Menu Alabama Beetle Report for 2017

A severe drought in 2016 resulted in pronounced damage to Alabama forests. Especially in the northern areas of the state, devastating wildfires followed by dying trees were prominent. Hardwoods and pines alike were being affected. As a response, the Alabama Forestry Commission implemented aerial surveys in January, 2017, to assess drought-related pine mortality in the state. Over 400 beetle spots were detected. After verifying many spots from ground checks, most were caused by the Ips engraver beetle. There were, however, some infestations caused by the black turpentine beetle, deodar weevil, and southern pine beetle. By May, 2017, reports of beetle spots and other drought-related pests declined. Spots that were monitored were mainly remnants of inactive infestations.

During the following month, new reports emerged about the rapid expansion of pine mortality from beetle infestations.This time the concerned area of the state was central Alabama. Reconnaissance surveys revealed that most of the infestations were caused by the southern pine beetle. The Alabama Forestry Commission changed its focus from drought-related pests to detecting for southern pine beetle spots. Starting in June, 2017, selected counties in the state were surveyed for southern pine beetle infestations.

Ips engraver beetle attacks were more prevalent after the extended drought than attacks from other bark beetles.When adequate precipitation returned, as it did during the winter and spring seasons, the pines recovered and the number of large scale Ips engraver beetle infestations subsided. For a southern pine beetle outbreak, the contributing factors were more complicated. The drought was a factor which caused pines to become stressed and more susceptible to a beetle attack. Another factor was the mild winter that increased the survival of overwintering beetles. Overstocked stands and over-mature pines were additional contributing factors that increased the susceptibility of already compromised pine stands. When the temperatures increased during the summer months, so did the southern pine beetle activity.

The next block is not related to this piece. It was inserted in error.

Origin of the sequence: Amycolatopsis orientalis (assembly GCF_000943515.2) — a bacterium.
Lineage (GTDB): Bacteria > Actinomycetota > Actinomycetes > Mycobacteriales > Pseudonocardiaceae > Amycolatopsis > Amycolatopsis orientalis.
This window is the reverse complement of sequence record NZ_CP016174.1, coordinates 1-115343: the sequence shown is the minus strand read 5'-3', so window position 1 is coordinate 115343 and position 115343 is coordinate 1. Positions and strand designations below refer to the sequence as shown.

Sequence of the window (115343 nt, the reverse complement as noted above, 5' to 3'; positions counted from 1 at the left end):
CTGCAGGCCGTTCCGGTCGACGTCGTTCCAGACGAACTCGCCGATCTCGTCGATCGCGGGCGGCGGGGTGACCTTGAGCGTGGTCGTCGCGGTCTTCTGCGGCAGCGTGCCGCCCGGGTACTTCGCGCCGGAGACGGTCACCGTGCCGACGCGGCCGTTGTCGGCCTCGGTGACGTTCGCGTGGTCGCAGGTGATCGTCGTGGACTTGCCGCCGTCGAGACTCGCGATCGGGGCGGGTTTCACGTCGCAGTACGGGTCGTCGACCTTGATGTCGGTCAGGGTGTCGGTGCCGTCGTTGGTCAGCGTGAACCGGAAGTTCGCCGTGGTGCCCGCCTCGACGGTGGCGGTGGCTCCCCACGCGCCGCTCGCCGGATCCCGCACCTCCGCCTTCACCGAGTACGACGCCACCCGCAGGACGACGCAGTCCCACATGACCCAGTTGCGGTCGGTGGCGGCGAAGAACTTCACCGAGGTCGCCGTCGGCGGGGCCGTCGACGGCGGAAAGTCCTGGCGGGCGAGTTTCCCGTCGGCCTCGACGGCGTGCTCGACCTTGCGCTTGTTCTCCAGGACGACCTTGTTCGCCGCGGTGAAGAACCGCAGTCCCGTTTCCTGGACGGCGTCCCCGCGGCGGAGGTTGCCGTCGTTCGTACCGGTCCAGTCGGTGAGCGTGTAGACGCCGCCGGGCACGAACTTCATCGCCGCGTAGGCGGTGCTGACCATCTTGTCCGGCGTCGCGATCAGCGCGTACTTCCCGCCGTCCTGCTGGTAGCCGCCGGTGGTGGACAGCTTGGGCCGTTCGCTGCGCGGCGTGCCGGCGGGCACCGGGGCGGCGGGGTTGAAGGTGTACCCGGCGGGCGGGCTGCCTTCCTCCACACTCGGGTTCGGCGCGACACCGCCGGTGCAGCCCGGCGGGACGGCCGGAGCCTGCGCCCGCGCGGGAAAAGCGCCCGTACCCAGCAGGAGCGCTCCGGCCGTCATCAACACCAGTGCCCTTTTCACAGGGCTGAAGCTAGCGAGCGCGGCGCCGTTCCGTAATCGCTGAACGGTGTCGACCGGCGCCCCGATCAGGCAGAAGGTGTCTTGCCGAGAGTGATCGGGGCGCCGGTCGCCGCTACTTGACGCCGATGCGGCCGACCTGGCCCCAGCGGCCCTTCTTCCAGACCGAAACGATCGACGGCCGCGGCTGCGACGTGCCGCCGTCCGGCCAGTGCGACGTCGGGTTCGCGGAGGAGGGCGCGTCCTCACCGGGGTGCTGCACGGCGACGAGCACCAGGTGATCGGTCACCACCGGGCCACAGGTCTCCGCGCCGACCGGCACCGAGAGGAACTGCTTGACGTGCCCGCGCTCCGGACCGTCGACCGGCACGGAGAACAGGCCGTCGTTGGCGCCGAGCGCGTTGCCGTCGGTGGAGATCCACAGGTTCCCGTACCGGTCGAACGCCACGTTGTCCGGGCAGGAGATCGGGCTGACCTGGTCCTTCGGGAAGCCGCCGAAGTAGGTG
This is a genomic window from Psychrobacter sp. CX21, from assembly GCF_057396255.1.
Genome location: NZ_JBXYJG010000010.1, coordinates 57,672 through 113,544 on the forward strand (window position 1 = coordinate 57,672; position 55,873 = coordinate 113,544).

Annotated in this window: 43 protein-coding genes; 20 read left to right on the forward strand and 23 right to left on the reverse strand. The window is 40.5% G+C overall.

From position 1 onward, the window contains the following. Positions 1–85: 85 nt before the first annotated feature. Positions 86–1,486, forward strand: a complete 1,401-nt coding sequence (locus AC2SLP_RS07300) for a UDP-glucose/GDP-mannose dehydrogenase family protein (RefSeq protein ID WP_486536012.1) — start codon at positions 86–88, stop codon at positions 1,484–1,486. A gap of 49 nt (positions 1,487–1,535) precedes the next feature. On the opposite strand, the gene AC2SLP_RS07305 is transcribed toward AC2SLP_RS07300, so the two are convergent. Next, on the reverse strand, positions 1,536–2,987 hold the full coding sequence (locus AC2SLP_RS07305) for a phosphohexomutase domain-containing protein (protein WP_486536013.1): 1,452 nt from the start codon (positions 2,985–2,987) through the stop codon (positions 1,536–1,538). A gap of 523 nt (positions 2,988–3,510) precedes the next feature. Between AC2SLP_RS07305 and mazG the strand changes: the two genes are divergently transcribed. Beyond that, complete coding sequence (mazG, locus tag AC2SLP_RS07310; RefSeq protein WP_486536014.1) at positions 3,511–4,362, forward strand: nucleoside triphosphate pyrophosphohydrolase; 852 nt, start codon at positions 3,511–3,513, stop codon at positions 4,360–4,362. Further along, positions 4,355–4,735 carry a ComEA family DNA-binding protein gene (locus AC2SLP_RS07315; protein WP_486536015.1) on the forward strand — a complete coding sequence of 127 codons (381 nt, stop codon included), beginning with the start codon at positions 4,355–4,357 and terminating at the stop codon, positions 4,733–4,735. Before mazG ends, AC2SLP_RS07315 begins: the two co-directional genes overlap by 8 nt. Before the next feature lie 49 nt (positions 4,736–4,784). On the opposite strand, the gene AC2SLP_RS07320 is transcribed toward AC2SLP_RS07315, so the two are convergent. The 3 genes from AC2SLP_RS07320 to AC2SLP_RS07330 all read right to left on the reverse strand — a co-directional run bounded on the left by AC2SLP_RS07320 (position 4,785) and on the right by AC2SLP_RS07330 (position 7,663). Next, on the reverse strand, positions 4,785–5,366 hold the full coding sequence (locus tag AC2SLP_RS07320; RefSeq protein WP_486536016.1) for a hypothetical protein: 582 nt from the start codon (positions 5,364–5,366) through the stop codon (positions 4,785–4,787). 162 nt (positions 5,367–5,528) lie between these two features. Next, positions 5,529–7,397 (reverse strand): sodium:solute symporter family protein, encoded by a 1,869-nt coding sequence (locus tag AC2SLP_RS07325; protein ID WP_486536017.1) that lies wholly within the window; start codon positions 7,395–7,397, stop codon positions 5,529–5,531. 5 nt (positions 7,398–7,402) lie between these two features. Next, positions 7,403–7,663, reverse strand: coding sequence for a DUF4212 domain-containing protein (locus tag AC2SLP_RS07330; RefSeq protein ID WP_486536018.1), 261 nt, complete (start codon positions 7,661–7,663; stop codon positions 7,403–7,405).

By mid-summer, Alabama was experiencing heightened beetle infestations with over 100 detected spots in several counties. Montgomery County reached an epidemic level of infestations while a few others were quite close. Some southern pine beetle infestations were so aggressive that several small spots began to merge, resulting in one large infestation covering several acres. In all, the Alabama Forestry Commission surveyed 31 counties and 3 National Forests. There were 2,124 spots detected of various sizes, infesting 201,683 pines. The total value of pines destroyed is estimated to be $1.7 million.

The Alabama Forestry Commission is encouraging landowners to monitor pine stands, especially ones that are located in highly infested areas of the state. If you suspect that your stand is infested, please contact your local Alabama Forestry Commission office for information. If a southern pine beetle infestation is confirmed, please implement a management practice to halt the spread. An immediate response is highly recommended to prevent further pine mortality and economic loss.


Additional Resources:                                            Beetle Map
SPB Biology and Prevention | Control | Ips Bark Beetle